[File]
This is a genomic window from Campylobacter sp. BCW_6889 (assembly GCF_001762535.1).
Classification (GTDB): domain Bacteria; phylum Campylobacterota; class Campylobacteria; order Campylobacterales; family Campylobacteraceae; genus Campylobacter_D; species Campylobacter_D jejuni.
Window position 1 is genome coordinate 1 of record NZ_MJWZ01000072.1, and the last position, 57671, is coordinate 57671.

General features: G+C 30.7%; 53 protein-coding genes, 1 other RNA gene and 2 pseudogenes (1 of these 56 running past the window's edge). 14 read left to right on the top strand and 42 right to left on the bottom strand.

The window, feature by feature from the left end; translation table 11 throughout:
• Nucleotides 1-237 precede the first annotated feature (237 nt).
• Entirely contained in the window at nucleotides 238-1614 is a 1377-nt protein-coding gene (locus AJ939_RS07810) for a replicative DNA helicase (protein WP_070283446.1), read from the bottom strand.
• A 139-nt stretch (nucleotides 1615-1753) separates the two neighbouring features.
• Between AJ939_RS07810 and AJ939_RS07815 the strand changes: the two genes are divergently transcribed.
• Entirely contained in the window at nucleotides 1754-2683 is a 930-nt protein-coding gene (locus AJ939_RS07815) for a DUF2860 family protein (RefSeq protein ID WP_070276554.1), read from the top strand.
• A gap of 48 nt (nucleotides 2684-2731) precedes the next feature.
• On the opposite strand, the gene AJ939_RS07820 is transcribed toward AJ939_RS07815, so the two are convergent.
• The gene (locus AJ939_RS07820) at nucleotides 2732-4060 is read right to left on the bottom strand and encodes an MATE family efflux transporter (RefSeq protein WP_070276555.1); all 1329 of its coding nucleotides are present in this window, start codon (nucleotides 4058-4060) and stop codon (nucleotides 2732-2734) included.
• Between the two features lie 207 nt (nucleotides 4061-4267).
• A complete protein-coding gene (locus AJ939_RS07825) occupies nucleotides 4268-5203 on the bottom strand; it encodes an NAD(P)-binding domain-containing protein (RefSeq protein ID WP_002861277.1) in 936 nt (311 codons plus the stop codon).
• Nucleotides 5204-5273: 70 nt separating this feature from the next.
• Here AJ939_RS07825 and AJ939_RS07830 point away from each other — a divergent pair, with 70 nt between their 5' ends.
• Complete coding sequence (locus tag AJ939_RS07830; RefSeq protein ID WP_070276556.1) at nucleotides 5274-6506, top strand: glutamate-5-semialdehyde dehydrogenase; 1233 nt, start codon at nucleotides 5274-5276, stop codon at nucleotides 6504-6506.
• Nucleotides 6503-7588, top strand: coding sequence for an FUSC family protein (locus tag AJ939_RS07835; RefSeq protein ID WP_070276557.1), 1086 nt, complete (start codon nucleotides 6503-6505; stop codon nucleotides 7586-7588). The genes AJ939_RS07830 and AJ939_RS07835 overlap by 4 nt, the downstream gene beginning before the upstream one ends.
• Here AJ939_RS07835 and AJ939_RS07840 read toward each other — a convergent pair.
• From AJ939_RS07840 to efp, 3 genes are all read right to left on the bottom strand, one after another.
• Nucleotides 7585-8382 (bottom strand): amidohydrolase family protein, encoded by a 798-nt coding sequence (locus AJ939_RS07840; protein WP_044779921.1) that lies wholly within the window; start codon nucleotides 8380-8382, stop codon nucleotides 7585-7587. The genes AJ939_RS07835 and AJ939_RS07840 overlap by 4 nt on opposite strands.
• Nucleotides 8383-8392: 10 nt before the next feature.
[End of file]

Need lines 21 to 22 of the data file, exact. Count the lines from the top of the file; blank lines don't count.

• From AJ939_RS07840 to efp, 3 genes are all read right to left on the bottom strand, one after another.
• Nucleotides 7585-8382 (bottom strand): amidohydrolase family protein, encoded by a 798-nt coding sequence (locus AJ939_RS07840; protein WP_044779921.1) that lies wholly within the window; start codon nucleotides 8380-8382, stop codon nucleotides 7585-7587. The genes AJ939_RS07835 and AJ939_RS07840 overlap by 4 nt on opposite strands.